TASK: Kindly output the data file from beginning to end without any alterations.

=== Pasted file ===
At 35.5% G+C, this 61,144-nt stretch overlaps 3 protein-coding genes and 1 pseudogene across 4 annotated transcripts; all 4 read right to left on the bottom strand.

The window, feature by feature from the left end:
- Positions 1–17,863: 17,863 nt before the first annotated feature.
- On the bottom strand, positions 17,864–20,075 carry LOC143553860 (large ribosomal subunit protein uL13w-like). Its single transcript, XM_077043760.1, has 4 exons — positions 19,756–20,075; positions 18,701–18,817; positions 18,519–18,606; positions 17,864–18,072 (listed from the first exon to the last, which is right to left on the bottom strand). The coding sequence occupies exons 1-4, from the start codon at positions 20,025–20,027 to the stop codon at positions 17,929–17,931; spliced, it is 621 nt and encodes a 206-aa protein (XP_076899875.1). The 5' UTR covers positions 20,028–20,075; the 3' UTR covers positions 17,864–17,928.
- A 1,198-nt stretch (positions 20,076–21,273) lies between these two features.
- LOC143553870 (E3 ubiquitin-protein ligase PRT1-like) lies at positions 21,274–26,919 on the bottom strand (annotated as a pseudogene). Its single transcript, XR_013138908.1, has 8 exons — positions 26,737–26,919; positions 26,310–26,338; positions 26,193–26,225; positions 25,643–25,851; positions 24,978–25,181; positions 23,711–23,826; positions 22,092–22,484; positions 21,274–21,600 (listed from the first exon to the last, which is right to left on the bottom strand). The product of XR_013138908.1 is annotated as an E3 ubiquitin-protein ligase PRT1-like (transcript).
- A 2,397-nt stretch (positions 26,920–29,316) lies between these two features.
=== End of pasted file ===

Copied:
At 35.5% G+C, this 61,144-nt stretch overlaps 3 protein-coding genes and 1 pseudogene across 4 annotated transcripts; all 4 read right to left on the bottom strand.

The window, feature by feature from the left end:
- Positions 1–17,863: 17,863 nt before the first annotated feature.
- On the bottom strand, positions 17,864–20,075 carry LOC143553860 (large ribosomal subunit protein uL13w-like). Its single transcript, XM_077043760.1, has 4 exons — positions 19,756–20,075; positions 18,701–18,817; positions 18,519–18,606; positions 17,864–18,072 (listed from the first exon to the last, which is right to left on the bottom strand). The coding sequence occupies exons 1-4, from the start codon at positions 20,025–20,027 to the stop codon at positions 17,929–17,931; spliced, it is 621 nt and encodes a 206-aa protein (XP_076899875.1). The 5' UTR covers positions 20,028–20,075; the 3' UTR covers positions 17,864–17,928.
- A 1,198-nt stretch (positions 20,076–21,273) lies between these two features.
- LOC143553870 (E3 ubiquitin-protein ligase PRT1-like) lies at positions 21,274–26,919 on the bottom strand (annotated as a pseudogene). Its single transcript, XR_013138908.1, has 8 exons — positions 26,737–26,919; positions 26,310–26,338; positions 26,193–26,225; positions 25,643–25,851; positions 24,978–25,181; positions 23,711–23,826; positions 22,092–22,484; positions 21,274–21,600 (listed from the first exon to the last, which is right to left on the bottom strand). The product of XR_013138908.1 is annotated as an E3 ubiquitin-protein ligase PRT1-like (transcript).
- A 2,397-nt stretch (positions 26,920–29,316) lies between these two features.